Long-Term Ecological Observatories (LTEO) 

by Tanmay Wagh


The Ministry of Environment, Forest and Climate Change (MOEFCC) recently launched the nationwide Long-Term Ecological Observatories (LTEO) Programme. This is a multi-institutional, interdisciplinary programme aimed at understanding the impacts of climate change on India’s various ecosystems and taxa, the results of which will feed into national and regional level policies. The programme covers a wide range of themes including soil, forests, grasslands, invertebrates, fish, herpetofauna, birds, animal movement and marine ecosystems and will be carried out at six index landscapes across the country. These include the Northwestern Arid Zone, Western Himalaya, Eastern Himalaya, Central India, Western Ghats and Andaman and Nicobar Islands. 


Dakshin is heading the Marine theme of the LTEO programme, which will be based in the Andaman and Nicobar islands, in collaboration with the Nature Conservation Foundation (NCF), Wildlife Conservation Society (WCS) – India, Pondicherry University and the Indian Institute of Science (IISc). As part of the project, we will be carrying out long term monitoring studies to understand trends in coral reef and reef fish communities, seagrass ecosystems, sea turtles and water quality parameters in the Andaman islands. The initial phase of the project involves fine tuning the research protocols between teams and carrying out reconnaissance studies to identify sites and set up the long-term monitoring plots. To this end, we have hired a Programme Manager to oversee the research and logistics of the Marine theme. While the fieldwork has been delayed due to the COVID restrictions, we are in the process of fine tuning the monitoring protocols, finalising logistics and equipment purchases, and hiring research personnel. The LTEO offers an exciting opportunity for Dakshin to build on the research that has been happening in the islands and streamline it into a robust long-term monitoring programme as well as open the possibility of building new collaborations to carry out cross-theme research in the islands. Since the project is for a longer duration, it also allows us to plug in specific short-term studies which would complement the long-term monitoring and in turn, improve our understanding of how these ecosystems respond to local and global disturbances. Along with the primary research objectives the project will also enable us in improving the research facilities at ANET as well as feed into the existing research and education activities being undertaken in the islands.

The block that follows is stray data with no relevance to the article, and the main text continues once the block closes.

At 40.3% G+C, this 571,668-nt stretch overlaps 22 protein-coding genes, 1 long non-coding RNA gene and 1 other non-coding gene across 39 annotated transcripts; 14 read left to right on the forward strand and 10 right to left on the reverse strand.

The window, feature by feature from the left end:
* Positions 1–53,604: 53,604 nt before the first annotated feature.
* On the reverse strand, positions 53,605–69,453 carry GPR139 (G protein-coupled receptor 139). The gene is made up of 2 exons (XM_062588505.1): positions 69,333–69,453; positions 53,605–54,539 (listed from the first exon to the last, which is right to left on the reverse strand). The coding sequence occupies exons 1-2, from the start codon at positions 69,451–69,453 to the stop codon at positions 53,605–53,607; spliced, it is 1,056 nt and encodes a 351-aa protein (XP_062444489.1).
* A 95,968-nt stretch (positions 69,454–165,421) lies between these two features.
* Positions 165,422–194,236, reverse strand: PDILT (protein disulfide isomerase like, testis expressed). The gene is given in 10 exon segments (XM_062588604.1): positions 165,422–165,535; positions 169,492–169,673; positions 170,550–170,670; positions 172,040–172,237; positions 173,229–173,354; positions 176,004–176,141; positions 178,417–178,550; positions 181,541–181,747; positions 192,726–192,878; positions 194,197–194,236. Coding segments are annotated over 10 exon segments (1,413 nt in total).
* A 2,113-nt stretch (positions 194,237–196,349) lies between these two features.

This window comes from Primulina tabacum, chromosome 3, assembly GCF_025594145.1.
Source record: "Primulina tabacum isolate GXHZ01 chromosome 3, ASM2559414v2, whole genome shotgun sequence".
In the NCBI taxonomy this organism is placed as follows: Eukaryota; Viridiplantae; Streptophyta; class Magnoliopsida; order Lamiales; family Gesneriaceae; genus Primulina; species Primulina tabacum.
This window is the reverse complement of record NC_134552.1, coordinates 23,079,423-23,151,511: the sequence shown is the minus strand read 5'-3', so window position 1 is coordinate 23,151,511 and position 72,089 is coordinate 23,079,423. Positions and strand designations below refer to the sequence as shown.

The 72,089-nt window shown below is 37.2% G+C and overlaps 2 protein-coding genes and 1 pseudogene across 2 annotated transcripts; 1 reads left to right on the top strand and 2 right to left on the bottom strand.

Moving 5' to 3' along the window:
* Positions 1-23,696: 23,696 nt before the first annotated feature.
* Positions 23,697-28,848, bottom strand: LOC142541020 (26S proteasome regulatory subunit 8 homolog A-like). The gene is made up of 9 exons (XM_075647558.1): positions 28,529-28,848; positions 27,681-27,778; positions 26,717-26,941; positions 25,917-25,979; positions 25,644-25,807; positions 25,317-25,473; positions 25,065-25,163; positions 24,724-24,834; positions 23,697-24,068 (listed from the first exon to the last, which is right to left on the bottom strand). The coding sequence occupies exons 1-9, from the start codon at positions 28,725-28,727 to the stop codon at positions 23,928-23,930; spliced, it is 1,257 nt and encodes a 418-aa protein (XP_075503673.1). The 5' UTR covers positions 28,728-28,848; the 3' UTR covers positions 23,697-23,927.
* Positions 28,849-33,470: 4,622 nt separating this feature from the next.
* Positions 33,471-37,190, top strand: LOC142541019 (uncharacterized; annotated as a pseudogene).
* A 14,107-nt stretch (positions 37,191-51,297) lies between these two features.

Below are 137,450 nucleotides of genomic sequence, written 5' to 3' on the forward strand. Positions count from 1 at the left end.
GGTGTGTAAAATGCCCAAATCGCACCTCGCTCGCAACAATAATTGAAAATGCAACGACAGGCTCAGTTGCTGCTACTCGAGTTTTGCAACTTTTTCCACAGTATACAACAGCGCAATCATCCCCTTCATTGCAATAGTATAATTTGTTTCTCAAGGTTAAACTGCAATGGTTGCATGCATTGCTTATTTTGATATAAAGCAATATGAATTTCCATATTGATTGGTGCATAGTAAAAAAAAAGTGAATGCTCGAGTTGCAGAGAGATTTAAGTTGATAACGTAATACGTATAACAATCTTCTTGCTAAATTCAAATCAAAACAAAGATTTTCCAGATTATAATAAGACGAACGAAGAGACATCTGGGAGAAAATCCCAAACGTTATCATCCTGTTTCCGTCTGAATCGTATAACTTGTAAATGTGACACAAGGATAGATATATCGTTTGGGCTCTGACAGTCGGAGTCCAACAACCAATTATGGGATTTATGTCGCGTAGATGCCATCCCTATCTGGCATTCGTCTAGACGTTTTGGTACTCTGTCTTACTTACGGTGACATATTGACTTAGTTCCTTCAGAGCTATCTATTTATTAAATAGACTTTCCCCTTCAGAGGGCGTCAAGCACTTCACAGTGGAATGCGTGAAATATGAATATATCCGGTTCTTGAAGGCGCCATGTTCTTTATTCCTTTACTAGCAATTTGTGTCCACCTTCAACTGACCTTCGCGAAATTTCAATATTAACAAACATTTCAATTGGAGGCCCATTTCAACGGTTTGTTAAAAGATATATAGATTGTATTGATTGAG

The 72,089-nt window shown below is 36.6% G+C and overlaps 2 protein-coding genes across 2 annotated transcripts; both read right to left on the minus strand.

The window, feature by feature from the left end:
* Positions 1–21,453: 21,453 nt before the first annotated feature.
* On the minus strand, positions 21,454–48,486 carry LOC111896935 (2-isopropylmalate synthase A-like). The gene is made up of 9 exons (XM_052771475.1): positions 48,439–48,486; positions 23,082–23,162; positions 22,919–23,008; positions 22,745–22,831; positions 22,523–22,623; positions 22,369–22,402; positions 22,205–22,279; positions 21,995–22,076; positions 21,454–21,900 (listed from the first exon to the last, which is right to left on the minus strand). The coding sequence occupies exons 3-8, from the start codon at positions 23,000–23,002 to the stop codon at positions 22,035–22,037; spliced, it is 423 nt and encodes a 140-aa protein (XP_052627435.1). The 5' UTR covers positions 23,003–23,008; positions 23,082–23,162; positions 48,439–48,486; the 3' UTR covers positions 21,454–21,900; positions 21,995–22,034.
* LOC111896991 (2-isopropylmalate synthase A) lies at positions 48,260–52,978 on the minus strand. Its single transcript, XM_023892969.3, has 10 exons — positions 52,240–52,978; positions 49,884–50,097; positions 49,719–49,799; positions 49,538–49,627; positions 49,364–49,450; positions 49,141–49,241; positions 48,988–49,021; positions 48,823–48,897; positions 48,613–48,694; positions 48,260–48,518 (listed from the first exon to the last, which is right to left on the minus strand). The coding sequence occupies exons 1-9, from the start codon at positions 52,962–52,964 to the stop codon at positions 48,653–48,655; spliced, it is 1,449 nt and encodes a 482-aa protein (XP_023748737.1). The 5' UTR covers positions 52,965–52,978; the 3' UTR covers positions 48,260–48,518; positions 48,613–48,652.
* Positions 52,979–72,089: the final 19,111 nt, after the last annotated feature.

To know more, visit the official website of LTEO.


We would like to thank Adhith Swaminathan for the image.


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